"Western movies and literature have given us an image of the Native American in the Wild West as fierce, frightening and bloodthirsty. Not so when it comes to Friday Fitzpatrick. Etched into his proud, craggy face were the pain and sorrow he knew through decades of straddling two cultures, finding both reward and sadness in each world.
In 1831 young Warshinun, or Black Spot, somehow got separated from his Arapaho tribe and was found wandering, lost and alone, near where the Santa Fe trail crossed the Cimarron River. Thomas (“Broken Hand”) Fitzpatrick, who had explored with John C. Fremont, found the boy, assumed responsibility for him and dubbed him Friday because of the day he was found.
Fitzpatrick took the boy to St. Louis, where he lived among white people, learning English and the ways of the white world. In time, he yearned to return to his own people, and sometime in the mid-1830s he did. His education and knowledge of whites earned him status with his tribe, and he became a leader, thereafter known as Chief Friday."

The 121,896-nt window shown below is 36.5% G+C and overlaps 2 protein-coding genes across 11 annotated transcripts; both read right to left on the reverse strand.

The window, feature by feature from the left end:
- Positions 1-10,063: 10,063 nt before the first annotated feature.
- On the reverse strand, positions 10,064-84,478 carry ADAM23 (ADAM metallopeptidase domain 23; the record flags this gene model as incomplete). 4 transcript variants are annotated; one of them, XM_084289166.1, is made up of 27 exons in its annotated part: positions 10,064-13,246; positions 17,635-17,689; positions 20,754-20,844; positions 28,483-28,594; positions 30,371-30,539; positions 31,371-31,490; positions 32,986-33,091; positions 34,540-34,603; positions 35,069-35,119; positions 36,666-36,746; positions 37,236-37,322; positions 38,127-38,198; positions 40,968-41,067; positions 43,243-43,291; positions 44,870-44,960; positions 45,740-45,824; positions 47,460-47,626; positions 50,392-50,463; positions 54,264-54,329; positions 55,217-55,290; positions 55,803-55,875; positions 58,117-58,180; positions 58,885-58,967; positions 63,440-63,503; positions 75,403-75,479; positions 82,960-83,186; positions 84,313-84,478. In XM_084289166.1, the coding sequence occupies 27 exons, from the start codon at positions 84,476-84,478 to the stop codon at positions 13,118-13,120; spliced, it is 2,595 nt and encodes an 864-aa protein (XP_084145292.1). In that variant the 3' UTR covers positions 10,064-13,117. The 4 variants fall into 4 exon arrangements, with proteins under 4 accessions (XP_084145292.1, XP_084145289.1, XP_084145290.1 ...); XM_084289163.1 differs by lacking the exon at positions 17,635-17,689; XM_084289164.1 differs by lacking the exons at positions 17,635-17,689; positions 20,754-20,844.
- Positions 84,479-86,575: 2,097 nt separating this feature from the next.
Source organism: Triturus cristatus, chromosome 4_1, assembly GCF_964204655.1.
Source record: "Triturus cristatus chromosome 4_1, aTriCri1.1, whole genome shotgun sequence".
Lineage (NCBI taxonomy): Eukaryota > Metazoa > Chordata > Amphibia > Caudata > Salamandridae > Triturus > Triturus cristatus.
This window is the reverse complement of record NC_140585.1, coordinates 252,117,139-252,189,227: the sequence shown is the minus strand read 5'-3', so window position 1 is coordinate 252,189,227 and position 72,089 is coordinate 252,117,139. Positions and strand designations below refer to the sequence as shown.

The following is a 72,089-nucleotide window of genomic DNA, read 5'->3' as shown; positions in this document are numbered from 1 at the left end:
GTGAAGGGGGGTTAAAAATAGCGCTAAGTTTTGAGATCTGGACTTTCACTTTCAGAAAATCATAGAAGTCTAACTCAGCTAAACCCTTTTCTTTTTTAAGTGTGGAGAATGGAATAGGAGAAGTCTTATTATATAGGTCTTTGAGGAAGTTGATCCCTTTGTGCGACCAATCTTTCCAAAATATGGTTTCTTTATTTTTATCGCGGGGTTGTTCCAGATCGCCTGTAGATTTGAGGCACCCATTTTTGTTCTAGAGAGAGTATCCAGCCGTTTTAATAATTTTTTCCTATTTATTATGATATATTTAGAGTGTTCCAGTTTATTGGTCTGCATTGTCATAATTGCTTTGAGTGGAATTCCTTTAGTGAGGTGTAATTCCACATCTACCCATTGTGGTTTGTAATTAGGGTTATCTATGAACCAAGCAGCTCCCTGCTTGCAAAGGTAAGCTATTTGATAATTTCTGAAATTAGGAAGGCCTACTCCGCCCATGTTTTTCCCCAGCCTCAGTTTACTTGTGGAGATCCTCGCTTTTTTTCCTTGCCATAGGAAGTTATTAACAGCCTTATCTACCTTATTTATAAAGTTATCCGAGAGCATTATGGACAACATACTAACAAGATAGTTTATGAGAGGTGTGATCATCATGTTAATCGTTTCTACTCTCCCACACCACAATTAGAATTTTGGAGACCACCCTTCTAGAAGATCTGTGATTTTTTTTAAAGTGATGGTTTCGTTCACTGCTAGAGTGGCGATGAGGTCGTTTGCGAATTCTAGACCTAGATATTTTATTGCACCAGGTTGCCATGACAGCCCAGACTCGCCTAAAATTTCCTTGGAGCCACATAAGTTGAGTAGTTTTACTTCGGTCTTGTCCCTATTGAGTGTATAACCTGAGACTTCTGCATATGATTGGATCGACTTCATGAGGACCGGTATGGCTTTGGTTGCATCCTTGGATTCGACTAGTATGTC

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A chief caught between two worlds
(The Coloradoan 9/3)
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